By Vishal Menon | Source: The Hindu
It may have been education that brought Maongnungsang Jamir and his family to Chennai, but it’s food that has made him stay
“I miss idlis too much to stay on longer,” says Maongnungsang Jamir, describing the summer months when he returns to his hometown in Dimapur, Nagaland. “I prefer the rains back home to Chennai’s heat but I guess I’m too used to living in a metro to go back,” he reasons.
Jamir first moved to Chennai back in 1998 to join high school. He has since completed his graduation and Masters, all in the city. “Back in the 80s and 90s, a majority of our school teachers in the Northeast were from South India. My brother first moved to Chennai in 1993 because of a teacher who was from Andhra Pradesh. I followed him and so did all my younger brothers. Everyone from my family has been in Chennai at some point in their lives.”
A second home
He calls Choolaimedu his second home, a place where he knows every nook and corner. Also the convener of The Naga Students’ Union, he says at least as many as 2,000 people from the Northeast live around the area, in Shenoy Nagar, Basha Street and Namachivaya Puram.
“We don’t usually get hostel admission in Loyola College, so we prefer to stay nearby. The community here might have started with Loyola students but Choolaimedu is now home to a lot more. Even if you don’t stay here, you still have to frequent the area because the Northeast restaurants are all here and so are the stores.”
Given the population, it’s not surprising that Jamir and his brother wrestled with the idea of starting a restaurant here. Jamir now runs Naga Reju (The house of The Nagas) on Nelson Manickam Road.
“The need for a place like ours was two-fold. People from the Northeast come to Chennai for treatment. Doctors would advise them to eat idlis during this time, which might not be possible for a lot of them. Even hospital attenders now come from the Northeast, so we wanted to give them simple home-like food.”
And then there were the students. “Kids from the Northeast come here and they live in a lot of discomfort, with many of them sharing a crammed space. It was the least we could do, given we too were students here.”
Comfort and food
Food could give them the comfort they missed. “They can always come to me for a full meal. We’ve kept prices low just for them.”
Students being students they still complain, he jokes. “They compare my food to what they’re used to back home. They take us for granted. It’s only when they start cooking themselves they realise how difficult it is to recreate that taste. Even the water here is different; we’re used to mountain water that’s rich in iron. What we get here is groundwater with high salt content. Of course it will taste different.”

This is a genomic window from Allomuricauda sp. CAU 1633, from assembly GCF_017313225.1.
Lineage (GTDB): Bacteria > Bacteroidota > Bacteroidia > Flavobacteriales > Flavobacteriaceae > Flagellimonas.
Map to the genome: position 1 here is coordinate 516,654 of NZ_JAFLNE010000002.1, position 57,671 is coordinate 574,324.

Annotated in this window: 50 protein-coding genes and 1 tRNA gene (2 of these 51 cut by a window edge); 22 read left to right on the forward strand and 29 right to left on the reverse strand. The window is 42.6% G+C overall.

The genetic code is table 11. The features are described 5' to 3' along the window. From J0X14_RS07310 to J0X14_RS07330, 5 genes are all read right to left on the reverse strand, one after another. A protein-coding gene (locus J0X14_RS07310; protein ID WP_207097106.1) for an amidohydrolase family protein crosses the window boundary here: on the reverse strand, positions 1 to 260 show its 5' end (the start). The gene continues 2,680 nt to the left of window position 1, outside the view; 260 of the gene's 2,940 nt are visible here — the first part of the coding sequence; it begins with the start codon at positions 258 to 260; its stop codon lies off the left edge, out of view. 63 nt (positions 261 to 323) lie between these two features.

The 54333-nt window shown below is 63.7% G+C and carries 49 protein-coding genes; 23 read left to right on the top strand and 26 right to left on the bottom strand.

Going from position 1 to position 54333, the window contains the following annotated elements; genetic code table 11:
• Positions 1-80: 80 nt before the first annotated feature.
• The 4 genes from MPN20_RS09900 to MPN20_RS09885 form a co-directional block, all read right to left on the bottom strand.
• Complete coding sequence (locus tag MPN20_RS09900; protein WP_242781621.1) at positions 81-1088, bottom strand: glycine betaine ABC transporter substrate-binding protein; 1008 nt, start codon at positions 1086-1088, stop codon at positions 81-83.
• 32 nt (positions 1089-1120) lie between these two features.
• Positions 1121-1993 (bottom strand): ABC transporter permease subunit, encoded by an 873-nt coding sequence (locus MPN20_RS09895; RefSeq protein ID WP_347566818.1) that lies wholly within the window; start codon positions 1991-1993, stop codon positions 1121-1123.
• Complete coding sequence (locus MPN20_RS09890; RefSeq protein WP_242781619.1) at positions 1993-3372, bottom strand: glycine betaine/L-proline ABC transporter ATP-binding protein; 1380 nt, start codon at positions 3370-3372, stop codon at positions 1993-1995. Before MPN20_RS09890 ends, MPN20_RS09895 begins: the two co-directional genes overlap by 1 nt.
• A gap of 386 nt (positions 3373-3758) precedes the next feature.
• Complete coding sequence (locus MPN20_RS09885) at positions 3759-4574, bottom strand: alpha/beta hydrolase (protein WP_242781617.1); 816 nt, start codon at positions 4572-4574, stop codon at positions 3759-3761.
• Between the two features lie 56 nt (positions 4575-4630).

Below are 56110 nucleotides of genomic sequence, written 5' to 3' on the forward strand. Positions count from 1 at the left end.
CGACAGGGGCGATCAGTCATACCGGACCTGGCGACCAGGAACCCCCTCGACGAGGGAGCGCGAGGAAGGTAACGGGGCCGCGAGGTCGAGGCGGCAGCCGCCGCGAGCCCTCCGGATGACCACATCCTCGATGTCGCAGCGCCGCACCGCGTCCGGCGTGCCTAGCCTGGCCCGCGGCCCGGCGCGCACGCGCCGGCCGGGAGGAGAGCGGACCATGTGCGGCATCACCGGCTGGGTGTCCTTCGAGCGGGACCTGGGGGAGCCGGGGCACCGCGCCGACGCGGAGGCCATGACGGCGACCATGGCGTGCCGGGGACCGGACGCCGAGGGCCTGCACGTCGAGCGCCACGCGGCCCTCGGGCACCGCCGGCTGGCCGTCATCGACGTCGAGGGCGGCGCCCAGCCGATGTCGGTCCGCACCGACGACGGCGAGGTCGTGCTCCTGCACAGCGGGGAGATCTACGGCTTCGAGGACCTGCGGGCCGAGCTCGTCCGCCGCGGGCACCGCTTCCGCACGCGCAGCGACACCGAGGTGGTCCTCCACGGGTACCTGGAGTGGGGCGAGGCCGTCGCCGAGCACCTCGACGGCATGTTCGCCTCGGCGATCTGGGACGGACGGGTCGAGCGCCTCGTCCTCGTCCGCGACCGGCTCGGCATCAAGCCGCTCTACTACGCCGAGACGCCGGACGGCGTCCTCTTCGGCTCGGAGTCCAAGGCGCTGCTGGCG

He isn’t joking. He explains the massive effort that goes behind bringing ingredients such as king chillies, momong (Szechuan pepper), dried bamboo shoot and anishi (smashed yam leaf) to Chennai.
“It takes three days to get here and we’re always worried someone will throw them off the train because of their pungent smell. A few years ago, a parcel of king chillies and bamboo shoot was just tossed at the platform of the Egmore station after it had arrived from Dimapur. I went around looking for it for three days before I found it lying unclaimed. Thankfully, no one stole it because of its smell.”
His restaurant features ‘popular items’ like fried rice and momos, which he admits is not authentic Naga food. “When South Indians order something authentic, we tell them that it might not suit their taste but we’re only glad when they try it.”
Yet ironically, Jamir talks about a time when he had another idea for a restaurant.
“When I got married in 2011, I returned to Dimapur with an intention of starting a restaurant there. In fact, I thought I’d start a South Indian restaurant where I could serve idlis and dosa, albeit with chicken and meat curry. That’s when I realised how difficult it was to start a business there. People don’t like to eat out much and it’s tough to find a place on rent. There’s no wholesale market for meat either. I had to return to Chennai.”
And the city welcomed him with open arms, again. “I got so much help from friends here to set up my restaurant. From finding a place to helping me out with the paperwork, it was all Tamils from Choolaimedu who pitched in. I’ve not had a single bitter experience here in these two decades,” he pauses, interrupted by a Swiggy delivery boy, to whom he explains his address in Choolaimedu in flawless Tamil.